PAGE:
any African countries have struggled to contain the activities of churches that continue to spread fast across their cities.
suspended the registration of new faith-based organisations. The move is to allow for the creation of a legal framework to monitor their operations.
“There is no legal framework to manage affairs of faith-based organisations,” the Ethics and Integrity Minister, Fr Simon Lokodo told local media, Daily Monitor.
“They are paying for registration but there is no mechanism for their supervision and monitoring. We have paralysed their registration,” he added.
Mosques and traditional churches are registered as non-government organisations. In some cases they are registered as companies limited by guarantee and as a board of trustees.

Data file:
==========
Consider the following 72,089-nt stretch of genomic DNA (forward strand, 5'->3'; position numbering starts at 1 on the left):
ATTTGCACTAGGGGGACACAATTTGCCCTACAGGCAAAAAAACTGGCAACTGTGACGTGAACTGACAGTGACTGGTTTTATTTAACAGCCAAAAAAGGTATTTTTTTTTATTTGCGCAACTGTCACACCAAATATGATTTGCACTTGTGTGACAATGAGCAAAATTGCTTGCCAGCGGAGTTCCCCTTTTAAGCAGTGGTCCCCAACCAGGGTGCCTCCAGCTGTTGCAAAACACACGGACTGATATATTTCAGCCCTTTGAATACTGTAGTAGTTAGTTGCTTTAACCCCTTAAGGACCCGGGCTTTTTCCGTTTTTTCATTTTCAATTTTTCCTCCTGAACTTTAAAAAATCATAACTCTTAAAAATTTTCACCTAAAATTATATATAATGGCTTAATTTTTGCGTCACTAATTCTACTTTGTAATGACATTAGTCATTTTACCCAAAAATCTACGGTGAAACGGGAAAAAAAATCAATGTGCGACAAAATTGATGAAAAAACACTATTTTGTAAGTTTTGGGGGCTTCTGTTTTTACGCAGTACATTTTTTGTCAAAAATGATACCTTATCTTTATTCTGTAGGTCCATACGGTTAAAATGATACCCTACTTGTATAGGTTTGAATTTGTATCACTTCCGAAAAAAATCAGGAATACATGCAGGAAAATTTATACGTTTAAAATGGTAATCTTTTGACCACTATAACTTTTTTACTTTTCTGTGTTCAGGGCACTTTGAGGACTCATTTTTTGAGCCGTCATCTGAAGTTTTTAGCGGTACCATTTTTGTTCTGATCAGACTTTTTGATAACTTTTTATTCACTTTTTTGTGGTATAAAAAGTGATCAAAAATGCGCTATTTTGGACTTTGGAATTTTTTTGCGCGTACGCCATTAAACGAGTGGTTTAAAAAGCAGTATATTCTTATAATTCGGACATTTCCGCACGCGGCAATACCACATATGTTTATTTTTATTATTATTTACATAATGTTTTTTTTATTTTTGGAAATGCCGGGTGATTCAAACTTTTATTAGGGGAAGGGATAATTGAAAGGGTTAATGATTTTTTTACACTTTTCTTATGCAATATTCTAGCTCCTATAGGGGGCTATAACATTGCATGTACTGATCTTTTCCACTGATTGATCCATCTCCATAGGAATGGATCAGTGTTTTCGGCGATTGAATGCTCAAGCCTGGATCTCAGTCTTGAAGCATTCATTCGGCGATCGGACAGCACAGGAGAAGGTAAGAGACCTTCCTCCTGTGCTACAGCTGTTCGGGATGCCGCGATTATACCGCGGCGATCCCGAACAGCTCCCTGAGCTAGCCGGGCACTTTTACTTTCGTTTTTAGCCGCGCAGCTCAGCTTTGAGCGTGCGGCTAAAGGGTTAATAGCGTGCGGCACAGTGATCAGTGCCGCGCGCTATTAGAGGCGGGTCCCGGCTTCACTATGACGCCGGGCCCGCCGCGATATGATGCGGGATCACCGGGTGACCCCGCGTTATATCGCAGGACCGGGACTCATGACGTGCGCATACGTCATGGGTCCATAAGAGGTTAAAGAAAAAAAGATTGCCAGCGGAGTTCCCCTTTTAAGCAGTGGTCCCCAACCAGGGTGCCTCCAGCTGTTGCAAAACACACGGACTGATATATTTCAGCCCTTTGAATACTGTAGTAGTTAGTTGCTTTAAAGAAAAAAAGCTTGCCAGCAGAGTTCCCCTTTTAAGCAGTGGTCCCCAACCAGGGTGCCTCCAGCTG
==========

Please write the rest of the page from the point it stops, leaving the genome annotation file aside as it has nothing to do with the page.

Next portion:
Critics of government have described the move as unnecessary. The head of the Watchman Ministries Joseph Kabuleta described the suspension of registration as unnecessary and infringement on the right to worship
“There are so many laws which have not been enforced. They are infringing on our right to worship. We shall worship the way we want. Laws are supposed to cover everybody but you cannot make a law for a certain group of people,” said Mr Kabuleta during a consultative meeting with other pastors in Kampala.
The latest move comes in the wake of the closure of thousands of churches and dozens of mosque in Rwanda. The government there is seeks to assert more control over the religious community.
Many African countries have struggled to contain the activities of churches that continue to spread fast across their cities.
Angola also this year announced plans of closing down what it calls “unregistered churches”.
The planned shutdown of these churches started last month. It is part of the enforcement of a law meant to regulate religious activity.
Source: African Feed